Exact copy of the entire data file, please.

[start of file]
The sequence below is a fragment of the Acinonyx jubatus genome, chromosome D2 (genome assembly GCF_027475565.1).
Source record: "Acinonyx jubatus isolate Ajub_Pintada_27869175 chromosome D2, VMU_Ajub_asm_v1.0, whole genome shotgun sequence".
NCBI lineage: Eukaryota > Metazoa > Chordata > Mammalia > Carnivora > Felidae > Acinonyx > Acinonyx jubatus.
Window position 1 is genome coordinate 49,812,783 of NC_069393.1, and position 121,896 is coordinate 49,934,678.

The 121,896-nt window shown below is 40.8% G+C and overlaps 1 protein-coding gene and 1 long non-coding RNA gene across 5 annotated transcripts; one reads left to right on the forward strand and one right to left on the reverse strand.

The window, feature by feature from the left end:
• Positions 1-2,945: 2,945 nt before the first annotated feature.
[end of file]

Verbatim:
The sequence below is a fragment of the Acinonyx jubatus genome, chromosome D2 (genome assembly GCF_027475565.1).
Source record: "Acinonyx jubatus isolate Ajub_Pintada_27869175 chromosome D2, VMU_Ajub_asm_v1.0, whole genome shotgun sequence".
NCBI lineage: Eukaryota > Metazoa > Chordata > Mammalia > Carnivora > Felidae > Acinonyx > Acinonyx jubatus.
Window position 1 is genome coordinate 49,812,783 of NC_069393.1, and position 121,896 is coordinate 49,934,678.

The 121,896-nt window shown below is 40.8% G+C and overlaps 1 protein-coding gene and 1 long non-coding RNA gene across 5 annotated transcripts; one reads left to right on the forward strand and one right to left on the reverse strand.

The window, feature by feature from the left end:
• Positions 1-2,945: 2,945 nt before the first annotated feature.